• Open Access

Geographic Disparities in Patient Travel for Dialysis in the United States

Authors


  • This study was sponsored by Amgen Inc. Employees of Amgen participated in the study design and interpretation of the data, and in reviewing, revising, and providing final approval of this manuscript. Stephan C. Dunning has received research and consulting fees from Amgen Inc. John J. Kochevar received consulting and research fees from Amgen Inc. J. Mark Stephens has received consulting and research fees from Amgen Inc. Samuel Brotherton received funds from Kochevar Research Associates and Prima Health Analytics. Ann C. McClellan, Larry C. Emerson, and David T. Gilbertson have received consulting fees and travel reimbursement fees from Amgen Inc. William M. McClellan has received research grant funding and consulting fees from Amgen Inc. David J. Harrison, Shaowei Wan, and Matthew Gitlin are/were employees of Amgen Inc., and own stock or stock options in Amgen Inc. The authors wish to thank Mandy Suggitt who provided editing and graphics support on behalf of Amgen Inc.

For further information, contact: J. Mark Stephens, BA, Prima Health Analytics, 49 Bald Eagle Road, Weymouth, MA 02190; e-mail: jmarkstephens@gmail.com.

Abstract

Purpose

To estimate travel distance and time for US hemodialysis patients and to compare travel of rural versus urban patients.

Methods

Dialysis patient residences were estimated from ZIP code-level patient counts as of February 2011 allocated within the ZIP code proportional to census tract-level population, obtained from the 2010 US Census. Dialysis facility addresses were obtained from Medicare public-use files. Patients were assigned to an “original” and “replacement” facility, assuming patients used the facility closest to home and would select the next closest facility as a replacement, if a replacement facility was required. Driving distances and times were calculated between patient residences and facility locations using GIS software.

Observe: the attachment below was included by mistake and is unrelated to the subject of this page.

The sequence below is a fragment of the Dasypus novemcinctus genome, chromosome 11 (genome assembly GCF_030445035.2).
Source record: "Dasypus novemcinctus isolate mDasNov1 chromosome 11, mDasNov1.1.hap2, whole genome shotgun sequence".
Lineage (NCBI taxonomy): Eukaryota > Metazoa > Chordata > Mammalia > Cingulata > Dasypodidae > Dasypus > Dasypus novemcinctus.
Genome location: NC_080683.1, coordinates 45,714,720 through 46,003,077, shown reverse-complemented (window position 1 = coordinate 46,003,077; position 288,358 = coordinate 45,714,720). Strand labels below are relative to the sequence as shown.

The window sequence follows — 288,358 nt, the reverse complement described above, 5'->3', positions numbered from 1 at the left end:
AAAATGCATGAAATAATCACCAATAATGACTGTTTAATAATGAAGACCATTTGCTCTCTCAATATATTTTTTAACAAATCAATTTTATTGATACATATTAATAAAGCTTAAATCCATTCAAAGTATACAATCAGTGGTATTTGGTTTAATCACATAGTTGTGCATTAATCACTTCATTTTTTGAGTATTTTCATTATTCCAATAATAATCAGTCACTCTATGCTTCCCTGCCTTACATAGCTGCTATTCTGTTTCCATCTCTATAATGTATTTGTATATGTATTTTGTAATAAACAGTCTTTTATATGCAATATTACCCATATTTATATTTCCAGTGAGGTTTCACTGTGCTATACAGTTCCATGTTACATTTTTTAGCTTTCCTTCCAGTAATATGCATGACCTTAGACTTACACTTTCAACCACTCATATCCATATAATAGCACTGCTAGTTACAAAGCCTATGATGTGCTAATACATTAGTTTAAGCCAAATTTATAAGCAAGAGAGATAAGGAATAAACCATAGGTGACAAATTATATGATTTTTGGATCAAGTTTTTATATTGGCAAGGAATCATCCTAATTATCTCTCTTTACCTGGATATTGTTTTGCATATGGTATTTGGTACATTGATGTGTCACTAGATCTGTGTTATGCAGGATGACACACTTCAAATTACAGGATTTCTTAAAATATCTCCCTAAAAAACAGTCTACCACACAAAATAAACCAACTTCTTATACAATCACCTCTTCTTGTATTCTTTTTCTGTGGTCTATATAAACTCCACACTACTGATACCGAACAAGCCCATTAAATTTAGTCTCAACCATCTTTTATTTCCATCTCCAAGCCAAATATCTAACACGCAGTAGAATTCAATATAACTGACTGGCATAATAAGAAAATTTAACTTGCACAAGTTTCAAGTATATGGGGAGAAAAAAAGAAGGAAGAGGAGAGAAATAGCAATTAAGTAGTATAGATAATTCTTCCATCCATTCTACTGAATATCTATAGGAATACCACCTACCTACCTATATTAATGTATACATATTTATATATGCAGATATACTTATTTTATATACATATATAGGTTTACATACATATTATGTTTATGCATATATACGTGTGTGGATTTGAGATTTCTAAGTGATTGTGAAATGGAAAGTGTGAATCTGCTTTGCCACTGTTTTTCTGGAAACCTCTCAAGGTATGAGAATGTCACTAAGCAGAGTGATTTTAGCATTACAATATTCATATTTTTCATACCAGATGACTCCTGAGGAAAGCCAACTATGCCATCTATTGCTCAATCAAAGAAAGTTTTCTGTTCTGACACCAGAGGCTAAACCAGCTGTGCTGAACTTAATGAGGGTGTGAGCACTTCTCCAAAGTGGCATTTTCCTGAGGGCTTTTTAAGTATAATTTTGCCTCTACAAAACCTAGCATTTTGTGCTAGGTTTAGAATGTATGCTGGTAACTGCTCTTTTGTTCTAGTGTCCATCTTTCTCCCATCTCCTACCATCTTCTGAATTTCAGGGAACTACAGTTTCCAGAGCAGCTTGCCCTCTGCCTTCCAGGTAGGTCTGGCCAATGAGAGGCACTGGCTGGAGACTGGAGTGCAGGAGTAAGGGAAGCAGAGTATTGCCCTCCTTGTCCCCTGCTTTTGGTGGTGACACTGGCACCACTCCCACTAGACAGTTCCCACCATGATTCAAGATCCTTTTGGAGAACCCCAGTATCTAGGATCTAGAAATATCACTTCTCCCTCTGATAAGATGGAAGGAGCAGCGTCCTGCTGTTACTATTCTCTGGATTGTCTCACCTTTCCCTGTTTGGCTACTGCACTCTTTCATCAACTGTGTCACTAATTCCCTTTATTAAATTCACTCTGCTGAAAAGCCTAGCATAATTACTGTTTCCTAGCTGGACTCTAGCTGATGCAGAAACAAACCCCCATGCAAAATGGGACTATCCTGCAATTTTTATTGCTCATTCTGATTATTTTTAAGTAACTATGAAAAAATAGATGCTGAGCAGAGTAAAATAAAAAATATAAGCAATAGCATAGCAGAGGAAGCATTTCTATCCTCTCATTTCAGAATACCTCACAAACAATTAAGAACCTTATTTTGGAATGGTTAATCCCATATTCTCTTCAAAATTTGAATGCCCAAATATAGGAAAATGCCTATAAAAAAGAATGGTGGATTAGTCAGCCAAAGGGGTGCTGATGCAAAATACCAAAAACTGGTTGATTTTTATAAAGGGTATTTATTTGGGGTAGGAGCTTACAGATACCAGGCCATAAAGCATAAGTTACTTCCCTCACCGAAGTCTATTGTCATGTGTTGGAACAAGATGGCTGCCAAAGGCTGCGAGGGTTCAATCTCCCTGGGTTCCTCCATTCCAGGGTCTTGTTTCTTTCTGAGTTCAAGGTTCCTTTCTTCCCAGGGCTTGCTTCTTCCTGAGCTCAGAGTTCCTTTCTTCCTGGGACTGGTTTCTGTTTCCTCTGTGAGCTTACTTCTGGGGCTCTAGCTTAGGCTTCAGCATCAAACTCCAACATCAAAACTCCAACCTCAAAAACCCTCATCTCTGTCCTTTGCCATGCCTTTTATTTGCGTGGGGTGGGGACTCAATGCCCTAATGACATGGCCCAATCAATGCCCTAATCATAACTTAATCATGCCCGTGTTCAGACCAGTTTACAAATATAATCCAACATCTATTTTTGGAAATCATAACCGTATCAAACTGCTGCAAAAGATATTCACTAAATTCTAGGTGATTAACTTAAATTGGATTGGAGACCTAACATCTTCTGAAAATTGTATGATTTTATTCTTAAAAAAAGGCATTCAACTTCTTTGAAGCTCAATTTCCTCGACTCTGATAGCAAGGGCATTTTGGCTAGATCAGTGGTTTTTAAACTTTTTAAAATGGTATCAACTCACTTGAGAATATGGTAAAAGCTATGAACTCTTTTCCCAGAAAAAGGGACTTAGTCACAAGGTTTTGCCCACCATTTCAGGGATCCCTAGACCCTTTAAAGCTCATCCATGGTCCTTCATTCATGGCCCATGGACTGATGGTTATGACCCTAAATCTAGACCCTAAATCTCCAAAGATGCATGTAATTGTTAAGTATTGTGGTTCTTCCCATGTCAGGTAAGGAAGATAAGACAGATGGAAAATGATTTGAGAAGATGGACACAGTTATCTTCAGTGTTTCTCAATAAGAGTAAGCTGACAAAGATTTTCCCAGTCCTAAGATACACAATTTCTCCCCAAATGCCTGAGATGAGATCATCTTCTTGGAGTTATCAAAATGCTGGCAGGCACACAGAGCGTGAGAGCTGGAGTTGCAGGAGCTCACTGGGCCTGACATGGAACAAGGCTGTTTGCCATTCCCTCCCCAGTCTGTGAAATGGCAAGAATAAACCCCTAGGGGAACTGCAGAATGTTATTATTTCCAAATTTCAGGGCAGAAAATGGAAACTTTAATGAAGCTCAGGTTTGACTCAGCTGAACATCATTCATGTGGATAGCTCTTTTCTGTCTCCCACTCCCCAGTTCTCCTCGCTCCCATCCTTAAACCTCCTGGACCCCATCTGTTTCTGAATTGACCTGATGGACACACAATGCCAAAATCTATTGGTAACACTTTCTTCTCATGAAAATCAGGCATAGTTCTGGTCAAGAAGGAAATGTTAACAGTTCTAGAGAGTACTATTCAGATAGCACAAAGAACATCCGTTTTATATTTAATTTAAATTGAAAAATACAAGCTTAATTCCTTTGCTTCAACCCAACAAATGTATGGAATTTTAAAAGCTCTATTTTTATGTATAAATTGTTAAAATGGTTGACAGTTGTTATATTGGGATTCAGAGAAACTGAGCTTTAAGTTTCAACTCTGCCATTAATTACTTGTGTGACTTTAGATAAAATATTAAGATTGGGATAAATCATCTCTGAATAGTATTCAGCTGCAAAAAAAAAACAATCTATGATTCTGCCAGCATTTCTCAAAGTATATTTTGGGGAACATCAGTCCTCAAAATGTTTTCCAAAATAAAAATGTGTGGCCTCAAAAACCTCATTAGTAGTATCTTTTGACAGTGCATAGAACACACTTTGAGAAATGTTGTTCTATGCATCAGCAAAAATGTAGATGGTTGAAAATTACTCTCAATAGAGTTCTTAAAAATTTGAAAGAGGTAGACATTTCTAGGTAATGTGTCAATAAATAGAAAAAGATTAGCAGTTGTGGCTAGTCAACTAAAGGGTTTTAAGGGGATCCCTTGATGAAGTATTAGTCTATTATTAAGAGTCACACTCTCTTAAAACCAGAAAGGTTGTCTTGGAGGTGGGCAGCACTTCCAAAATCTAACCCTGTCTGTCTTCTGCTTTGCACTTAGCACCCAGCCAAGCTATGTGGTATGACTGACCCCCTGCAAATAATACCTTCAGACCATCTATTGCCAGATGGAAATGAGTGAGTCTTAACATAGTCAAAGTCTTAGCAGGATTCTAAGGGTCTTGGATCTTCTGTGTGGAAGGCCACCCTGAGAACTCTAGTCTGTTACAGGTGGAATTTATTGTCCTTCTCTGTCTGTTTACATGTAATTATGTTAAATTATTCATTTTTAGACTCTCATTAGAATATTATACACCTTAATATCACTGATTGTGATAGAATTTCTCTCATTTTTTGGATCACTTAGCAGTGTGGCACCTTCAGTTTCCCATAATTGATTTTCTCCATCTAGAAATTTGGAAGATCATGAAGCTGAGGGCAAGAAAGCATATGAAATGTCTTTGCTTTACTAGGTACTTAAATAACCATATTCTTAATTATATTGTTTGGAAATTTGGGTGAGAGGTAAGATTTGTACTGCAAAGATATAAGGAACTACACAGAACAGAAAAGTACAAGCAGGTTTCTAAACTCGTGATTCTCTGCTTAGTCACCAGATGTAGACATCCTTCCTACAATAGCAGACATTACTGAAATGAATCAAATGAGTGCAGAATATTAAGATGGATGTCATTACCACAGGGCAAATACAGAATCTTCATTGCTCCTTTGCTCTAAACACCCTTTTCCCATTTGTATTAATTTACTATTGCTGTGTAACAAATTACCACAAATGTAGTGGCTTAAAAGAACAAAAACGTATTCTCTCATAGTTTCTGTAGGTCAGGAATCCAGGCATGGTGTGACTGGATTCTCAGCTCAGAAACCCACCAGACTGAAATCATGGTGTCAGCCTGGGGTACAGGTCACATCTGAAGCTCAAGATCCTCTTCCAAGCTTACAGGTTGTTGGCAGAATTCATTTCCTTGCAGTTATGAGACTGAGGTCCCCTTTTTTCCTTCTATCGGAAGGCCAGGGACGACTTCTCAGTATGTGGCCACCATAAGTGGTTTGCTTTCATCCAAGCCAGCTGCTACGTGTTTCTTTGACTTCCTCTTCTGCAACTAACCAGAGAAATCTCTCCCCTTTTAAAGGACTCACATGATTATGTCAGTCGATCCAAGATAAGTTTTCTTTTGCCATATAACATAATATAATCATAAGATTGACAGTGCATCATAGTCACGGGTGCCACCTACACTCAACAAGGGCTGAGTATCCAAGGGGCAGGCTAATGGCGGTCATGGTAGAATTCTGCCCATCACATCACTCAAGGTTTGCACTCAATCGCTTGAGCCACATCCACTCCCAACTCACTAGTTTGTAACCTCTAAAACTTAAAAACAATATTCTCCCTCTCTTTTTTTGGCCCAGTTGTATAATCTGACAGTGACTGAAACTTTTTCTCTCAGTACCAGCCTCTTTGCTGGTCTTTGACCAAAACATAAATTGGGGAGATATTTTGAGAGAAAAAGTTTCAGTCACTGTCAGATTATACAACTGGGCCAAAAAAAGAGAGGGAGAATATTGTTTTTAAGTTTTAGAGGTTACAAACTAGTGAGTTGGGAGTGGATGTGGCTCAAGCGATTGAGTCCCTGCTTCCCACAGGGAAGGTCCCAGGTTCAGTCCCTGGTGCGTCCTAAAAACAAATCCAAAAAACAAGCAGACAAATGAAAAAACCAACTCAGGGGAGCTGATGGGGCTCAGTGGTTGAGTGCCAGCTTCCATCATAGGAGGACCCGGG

Findings

The mean one-way driving distance to the original facility was 7.9 miles; for rural patients average distances were 2.5 times farther than for urban patients (15.9 vs 6.2 miles). Mean driving distance to a replacement facility was 10.6 miles, with rural patients traveling on average 4 times farther than urban patients to a replacement facility (28.8 vs 6.8 miles).

Conclusion

Rural patients travel much longer distances for dialysis than urban patients. Accessing alternative facilities, if required, would greatly increase rural patient travel, while having little impact on urban patients. Increased travel could have clinical implications as longer travel is associated with increased mortality and decreased quality of life.

Ancillary